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Podcast transcript: Everyone needs Kubernetes certs

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Podcast transcript: Everyone needs Kubernetes certs

This automatically-generated transcript is taken from the IT Pro Podcast episode ‘Everyone needs Kubernetes certs’. To listen to the full episode, click here. We apologise for any errors. 

Adam  

Hi, I'm Adam Shepherd.

Sabina  

And I'm Sabina Weston.

Adam  

And you're listening to the IT Pro Podcast, where this week we're digging into the recent demand for Kubernetes skills.

Sabina  

According to the Linux Foundation's 2021 Open Source Jobs Report, demand for IT professionals with Kubernetes certifications has shot up by more than 450% since 2019, with almost 90% of hiring managers reporting that they are prioritising the recruitment of certified professionals.

Adam  

But what does this explosion say about the state of enterprise open source adoption, and is certification the right route for organisations seeking to plug skills gaps? This week, we're joined by Amanda Brock, CEO of OpenUK, to find out more about why Kubernetes is big business. Amanda, thanks for joining us.

Amanda  

Thanks very much for having me along today guys.

Sabina  

Okay, so, Amanda, how does the level of interest in Kubernetes certification compare to the demand for other open source technologies?

Amanda  

That's a very good question. I don't think we have the data on some of the other open source technologies in the way that we have it for Kubernetes, simply because Kubernetes has been such an explosion. And it's so essential today to business. I see particularly in the UK that we have a lot of leadership and growth around Kubernetes, in particular. So it seems to be that it's pretty much ahead.

Adam  

And I, I would argue the fact that we have so much more data on Kubernetes, in particular, kind of demonstrates the overwhelmingly dominant position that it has kind of among other open source technologies.

Amanda  

No, no, no, no, I think you're comparing apples with pears there. So what you're comparing Kubernetes against is other cloud technologies and containerisation technologies, really, whereas other open source may be organised in a slightly different way. Kubernetes is super structured, brilliant governance through the Linux Foundation who do a lot of reporting, you might not see that in every other area of open source. So I'm not sure that the comparator should be other open source. I think the real comparator should be other containerisation and cloud technologies.

Adam  

So platforms like Docker, for example, which, you know, enjoyed a lot of early success, I think it's fair to say, but was just absolutely eclipsed by Kubernetes over the last several years. But anecdotally, when you're when you're talking to organisations in the field, to, you know, member organisations and partners and people like that - what is the kind of the ratio of organisations that are looking at Kubernetes versus organisations that are looking at other kind of open source infrastructure platforms; not necessarily kind of containerisation platforms, but other open source things?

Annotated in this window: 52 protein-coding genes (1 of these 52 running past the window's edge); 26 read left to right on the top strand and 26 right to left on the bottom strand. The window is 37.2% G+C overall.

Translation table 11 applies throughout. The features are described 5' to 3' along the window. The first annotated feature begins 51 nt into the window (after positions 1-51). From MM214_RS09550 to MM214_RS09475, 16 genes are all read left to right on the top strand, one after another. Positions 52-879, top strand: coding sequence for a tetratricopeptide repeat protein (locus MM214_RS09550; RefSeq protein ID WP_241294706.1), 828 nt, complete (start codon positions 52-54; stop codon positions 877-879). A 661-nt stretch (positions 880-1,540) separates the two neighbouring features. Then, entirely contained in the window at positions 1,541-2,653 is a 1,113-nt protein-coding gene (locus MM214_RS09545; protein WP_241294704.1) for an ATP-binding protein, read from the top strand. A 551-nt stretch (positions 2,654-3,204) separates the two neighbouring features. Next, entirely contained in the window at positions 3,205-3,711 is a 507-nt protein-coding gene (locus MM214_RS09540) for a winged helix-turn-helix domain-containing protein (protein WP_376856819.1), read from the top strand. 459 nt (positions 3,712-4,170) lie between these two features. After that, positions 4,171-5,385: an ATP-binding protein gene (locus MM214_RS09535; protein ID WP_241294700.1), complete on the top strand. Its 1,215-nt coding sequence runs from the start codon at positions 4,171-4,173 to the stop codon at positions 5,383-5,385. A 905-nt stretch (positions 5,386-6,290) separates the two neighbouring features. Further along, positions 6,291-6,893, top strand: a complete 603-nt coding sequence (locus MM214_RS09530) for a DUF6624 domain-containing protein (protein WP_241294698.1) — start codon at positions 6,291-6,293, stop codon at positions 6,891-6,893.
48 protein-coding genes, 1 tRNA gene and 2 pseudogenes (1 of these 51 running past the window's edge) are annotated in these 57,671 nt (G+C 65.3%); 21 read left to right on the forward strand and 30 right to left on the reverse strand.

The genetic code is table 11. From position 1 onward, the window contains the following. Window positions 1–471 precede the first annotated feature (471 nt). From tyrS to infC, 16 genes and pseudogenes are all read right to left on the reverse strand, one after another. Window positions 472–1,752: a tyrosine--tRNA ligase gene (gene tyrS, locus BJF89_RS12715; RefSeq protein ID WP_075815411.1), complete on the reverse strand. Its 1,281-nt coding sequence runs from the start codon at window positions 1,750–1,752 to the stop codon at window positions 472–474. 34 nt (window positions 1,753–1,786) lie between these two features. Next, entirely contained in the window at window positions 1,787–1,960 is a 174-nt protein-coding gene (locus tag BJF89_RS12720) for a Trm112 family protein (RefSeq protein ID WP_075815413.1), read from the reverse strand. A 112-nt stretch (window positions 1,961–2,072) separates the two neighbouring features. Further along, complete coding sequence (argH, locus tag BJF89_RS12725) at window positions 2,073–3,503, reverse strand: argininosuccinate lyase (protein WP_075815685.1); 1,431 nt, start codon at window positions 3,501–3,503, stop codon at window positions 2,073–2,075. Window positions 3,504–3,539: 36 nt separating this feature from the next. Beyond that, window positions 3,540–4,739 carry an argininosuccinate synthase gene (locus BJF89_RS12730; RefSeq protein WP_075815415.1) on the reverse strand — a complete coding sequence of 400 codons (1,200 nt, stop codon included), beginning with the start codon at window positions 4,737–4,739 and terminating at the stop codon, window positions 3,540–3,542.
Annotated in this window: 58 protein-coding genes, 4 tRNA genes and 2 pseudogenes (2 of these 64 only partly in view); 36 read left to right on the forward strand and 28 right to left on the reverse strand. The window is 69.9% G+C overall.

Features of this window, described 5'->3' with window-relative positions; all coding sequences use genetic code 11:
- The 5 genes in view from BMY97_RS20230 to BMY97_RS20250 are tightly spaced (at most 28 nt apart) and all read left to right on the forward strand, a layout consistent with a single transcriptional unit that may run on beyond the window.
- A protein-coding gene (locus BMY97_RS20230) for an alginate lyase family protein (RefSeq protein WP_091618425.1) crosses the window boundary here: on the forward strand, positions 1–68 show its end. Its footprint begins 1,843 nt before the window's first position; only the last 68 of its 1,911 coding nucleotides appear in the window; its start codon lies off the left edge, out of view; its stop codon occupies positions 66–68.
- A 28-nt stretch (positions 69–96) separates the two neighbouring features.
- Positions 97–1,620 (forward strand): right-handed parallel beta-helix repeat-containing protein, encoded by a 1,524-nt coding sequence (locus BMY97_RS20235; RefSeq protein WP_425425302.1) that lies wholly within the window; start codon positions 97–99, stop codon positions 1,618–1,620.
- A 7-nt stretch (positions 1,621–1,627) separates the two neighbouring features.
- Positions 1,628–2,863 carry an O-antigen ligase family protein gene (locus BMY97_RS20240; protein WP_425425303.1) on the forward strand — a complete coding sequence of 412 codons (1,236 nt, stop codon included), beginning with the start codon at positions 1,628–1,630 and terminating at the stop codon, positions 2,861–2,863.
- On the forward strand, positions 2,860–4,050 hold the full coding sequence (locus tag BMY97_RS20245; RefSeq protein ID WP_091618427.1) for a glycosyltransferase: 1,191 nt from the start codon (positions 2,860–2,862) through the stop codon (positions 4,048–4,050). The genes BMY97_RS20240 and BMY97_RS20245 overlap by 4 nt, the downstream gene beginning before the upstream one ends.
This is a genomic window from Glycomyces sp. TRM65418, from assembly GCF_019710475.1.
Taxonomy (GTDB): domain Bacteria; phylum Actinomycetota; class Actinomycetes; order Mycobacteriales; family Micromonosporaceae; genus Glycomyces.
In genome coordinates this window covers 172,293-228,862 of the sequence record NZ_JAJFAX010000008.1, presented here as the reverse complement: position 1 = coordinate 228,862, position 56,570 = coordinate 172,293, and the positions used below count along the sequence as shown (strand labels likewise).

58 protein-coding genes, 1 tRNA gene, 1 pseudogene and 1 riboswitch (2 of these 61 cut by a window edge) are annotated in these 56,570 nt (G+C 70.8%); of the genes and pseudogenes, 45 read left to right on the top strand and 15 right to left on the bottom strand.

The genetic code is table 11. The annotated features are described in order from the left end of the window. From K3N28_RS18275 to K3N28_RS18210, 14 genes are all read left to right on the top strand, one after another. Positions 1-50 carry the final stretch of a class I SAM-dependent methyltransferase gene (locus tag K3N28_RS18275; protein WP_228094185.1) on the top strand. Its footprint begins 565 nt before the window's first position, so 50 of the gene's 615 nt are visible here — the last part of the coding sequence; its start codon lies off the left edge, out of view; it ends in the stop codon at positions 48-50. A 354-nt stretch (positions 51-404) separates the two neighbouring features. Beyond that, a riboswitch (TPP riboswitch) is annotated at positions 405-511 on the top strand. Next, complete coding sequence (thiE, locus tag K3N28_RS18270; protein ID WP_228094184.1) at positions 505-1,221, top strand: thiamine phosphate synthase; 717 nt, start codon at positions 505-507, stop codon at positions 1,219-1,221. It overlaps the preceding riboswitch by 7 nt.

Amanda  

I would say they're at equilibrium. So when we talk to people, they're running Kubernetes, everybody is looking at Kubernetes, but they're not looking at it in isolation. What it's done is opened a floodgate in many ways for those who might not understand that they're using open. And the fact that they bring it into organisations, or they're using it via third parties, has opened up the opportunity for more tolerance, acceptance and understanding of open source generally, I think, so I don't think that you can see, you know, everybody's using Kubernetes, nobody's using other open source, I think what you're seeing is people are acknowledging and understanding their use of Kubernetes. And that's allowing their internal processes, their policies, their governance, to improve to facilitate the adoption of other open source.

Adam  

Cause of course, historically, open source has had a bit of a mixed relationship with, I think enterprises in particular, where there's a huge appetite for it in the in the IT team, because, you know, there are just so many useful tools and utilities and kind of back end things, bits and pieces that kind of rely on open source. But on a high level, there's quite often a bit of trepidation. I think it's fair to say, about deploying open source at a kind of policy level, if you like.

Amanda  

Yeah. And you obviously know my background. I don't know if people listening will, I was a lawyer for 25 years, I stopped being one a couple of years ago, I spent five years from the beginning of 2008 in a company called Canonical, one of the biggest open source companies. Definitely biggest in the UK, at least when I was working there, and I set up and ran the legal team. So for me, my conversations day on day on day, particularly as I was the escalation point in all the commercial contracts, was explaining risk; getting people to understand open source, getting them to understand governance. Now, I left there at the end of 2012, almost 10 years ago. And what's happened in that 10 year period has been that there is a massive, massive shift. And I don't know how much even you two will understand what's caused that. Some of it is definitely Kubernetes in the cloud. Some of it is around Git and the the massive growth of these distributed repos where the DevOps community, the internal engineers, can now go and get the software they want, they don't have to go through procurement, they don't have to go through legal, if your organisation is doing it right, you will have policies and processes that govern how your open source is brought in. And you'll know what's going on in your organisation. But your developers are going to be doing this and using it, whether you like it or not, and then don't have to come back to legal and procurement until you get to the stage of money changing hands. And that tends to be for a subscription or a support contract or some sort of implementation that you might need. So actually, the power shift, and the risk shift has really come from the internal engineering CIO, CTO community.